After a horrendous pregnancy, Melissa doubts that she'll ever have another child and says she doesn't want to miss a moment of her daughter's development.
"Every day she's changing," she says. "Yesterday she just started gripping onto me, and now she's smiling at me. Someday when I'm a grandma, these are the moments that I'm going to remember—not the Rolex watch that I won at my company."
Maternal instincts are pulling Melissa in one direction, while passion for her profession is pulling her in the opposite direction. If she decides to quit her job, she says she'll miss interacting with clients, dressing up in a suit, working with cancer patients and making her own spending decisions. She also feels guilty about financially "bailing out" on her husband and altering their plans for the future.
Actually, Dr. Robin says, that was exactly what Melissa needed to hear. "It was a gift because it was real," she says. "For mothers who would still choose to work outside of the home, they're saying, 'Let us capture the moments that you might miss.' For you, that stirred you in a way that you thought, 'I'm not sure that I can walk with that miss.'"
Melissa returned to the daycare and asked for a refund. "I talked to my husband and asked him if we could just take one year to think about things, and let me spend some time with [my daughter]," she says. "Then maybe [we can] reevaluate things in a year and see what we should do at that time."
"Looking back, my biggest regret is that, for me personally, I missed being with my children and seeing them take their first step," Peggy says. "I missed all their precious moments. ... I cheated myself by continuing to work full time."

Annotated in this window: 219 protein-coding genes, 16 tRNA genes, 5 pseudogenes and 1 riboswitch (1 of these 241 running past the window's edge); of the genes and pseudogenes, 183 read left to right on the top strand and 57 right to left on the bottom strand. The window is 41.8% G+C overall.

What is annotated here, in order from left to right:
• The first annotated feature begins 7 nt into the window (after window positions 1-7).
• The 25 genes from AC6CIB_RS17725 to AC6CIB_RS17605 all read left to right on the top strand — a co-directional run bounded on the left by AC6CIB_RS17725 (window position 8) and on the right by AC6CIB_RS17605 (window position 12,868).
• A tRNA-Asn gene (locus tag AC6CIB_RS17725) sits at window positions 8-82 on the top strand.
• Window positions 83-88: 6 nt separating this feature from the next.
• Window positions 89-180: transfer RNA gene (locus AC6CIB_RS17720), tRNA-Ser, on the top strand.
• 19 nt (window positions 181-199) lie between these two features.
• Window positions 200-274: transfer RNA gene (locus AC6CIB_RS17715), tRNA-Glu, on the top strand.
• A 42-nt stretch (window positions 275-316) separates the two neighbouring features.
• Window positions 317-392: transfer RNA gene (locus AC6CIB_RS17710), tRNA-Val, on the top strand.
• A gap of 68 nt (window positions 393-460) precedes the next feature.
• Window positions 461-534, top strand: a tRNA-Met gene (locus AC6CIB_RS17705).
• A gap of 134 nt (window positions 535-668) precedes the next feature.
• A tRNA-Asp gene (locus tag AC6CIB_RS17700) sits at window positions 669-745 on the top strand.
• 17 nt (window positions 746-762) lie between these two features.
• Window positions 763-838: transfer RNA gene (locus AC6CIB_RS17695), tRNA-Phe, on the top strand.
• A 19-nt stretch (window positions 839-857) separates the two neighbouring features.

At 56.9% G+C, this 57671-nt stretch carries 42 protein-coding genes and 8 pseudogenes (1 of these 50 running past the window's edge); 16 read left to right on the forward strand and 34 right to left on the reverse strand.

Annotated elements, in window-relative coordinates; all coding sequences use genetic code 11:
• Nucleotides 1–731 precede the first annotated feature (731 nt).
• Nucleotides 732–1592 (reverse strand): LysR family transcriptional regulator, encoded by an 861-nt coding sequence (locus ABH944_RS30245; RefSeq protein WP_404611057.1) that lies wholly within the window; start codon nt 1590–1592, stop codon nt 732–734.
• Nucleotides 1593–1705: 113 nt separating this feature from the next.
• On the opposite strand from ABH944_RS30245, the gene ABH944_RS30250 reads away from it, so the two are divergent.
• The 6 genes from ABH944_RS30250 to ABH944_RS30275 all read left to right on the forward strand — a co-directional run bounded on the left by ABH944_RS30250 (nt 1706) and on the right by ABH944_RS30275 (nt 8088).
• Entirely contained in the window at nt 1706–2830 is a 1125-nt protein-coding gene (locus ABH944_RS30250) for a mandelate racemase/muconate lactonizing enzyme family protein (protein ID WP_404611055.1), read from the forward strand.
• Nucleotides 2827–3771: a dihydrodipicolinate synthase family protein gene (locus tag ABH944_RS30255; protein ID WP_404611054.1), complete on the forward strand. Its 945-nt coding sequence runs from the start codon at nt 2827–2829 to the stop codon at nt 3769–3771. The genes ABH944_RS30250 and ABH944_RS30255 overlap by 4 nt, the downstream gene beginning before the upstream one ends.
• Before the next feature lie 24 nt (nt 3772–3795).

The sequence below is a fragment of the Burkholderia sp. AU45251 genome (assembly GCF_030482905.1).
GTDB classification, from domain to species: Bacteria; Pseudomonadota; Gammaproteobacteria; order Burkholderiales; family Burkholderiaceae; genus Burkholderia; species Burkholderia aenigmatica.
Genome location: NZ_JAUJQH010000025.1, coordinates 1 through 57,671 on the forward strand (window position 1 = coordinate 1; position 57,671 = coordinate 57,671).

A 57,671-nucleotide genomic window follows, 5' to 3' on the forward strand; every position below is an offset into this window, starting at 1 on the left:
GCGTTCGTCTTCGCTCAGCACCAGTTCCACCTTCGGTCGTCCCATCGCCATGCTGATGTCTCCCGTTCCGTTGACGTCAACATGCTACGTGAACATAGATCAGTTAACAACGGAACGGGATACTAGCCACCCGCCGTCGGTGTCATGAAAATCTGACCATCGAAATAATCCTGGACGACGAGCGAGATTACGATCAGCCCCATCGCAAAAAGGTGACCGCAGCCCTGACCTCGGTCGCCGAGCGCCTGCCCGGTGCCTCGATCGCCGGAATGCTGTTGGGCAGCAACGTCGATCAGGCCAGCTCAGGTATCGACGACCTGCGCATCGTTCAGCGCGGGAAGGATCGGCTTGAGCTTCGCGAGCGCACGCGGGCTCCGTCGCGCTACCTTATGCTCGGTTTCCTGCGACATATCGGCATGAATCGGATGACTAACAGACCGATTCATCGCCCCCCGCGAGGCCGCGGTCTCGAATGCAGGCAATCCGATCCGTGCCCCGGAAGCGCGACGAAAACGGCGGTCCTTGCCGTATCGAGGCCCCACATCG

Although Lynne saw her children take their first steps and heard their first words, she questions her decision. "I regret [that] by staying at home, so much of me was given to my children and to my family that I kind of got put on the back burner," she says. "In my children's eyes, I'm successful at running my home, cooking dinner, feeding the dog and picking them up from school. I think I did what was right for the girls. Then there's the other part of me that says, 'But what about me now? What about what I gave up?' I want a part of me back."
When Peggy's daughter became a mother, Peggy told her not to follow in her footsteps.
Instead, Laura made the difficult decision to go back to work after starting her family. "When my husband and I first started discussing children, he wanted me to stay home because his mom stayed home, and she was such a great influence for him," Laura says. "I said, 'I don't get it. My mom did it, and she did it all.'"
Peggy may feel cheated as a mother, but Laura says she always felt very loved as a child. Now, she's using the positive example Peggy set to guide her parenting decisions. "She was great at [being a working mom]," Laura says. "She showed us how she could do it so well."
"Guilt and having remorse, regret, is really in our lives to teach us not to torture us," she says. "You want to learn, 'What did I need to do that I didn't do? How did I neglect my needs or neglect my child?' ... You can experience deprivation as a mother and thinking, 'Oh, my gosh, I'm ruining my child.' When your child, if you are attuned and connected to them, feels full and empowered."
Oprah agrees that women shouldn't feel guilty for making decisions that are right for their family—and that society's idea of being the perfect parent and "having it all" aren't realistic. "That's a part of our indoctrination of our culture that we're suppose to make the bacon, bring it home, fry it in the pan, get the kids ready and then strip for your man at the end of the day," Oprah says. "I say you can have it all. You just can't have it all at the same time."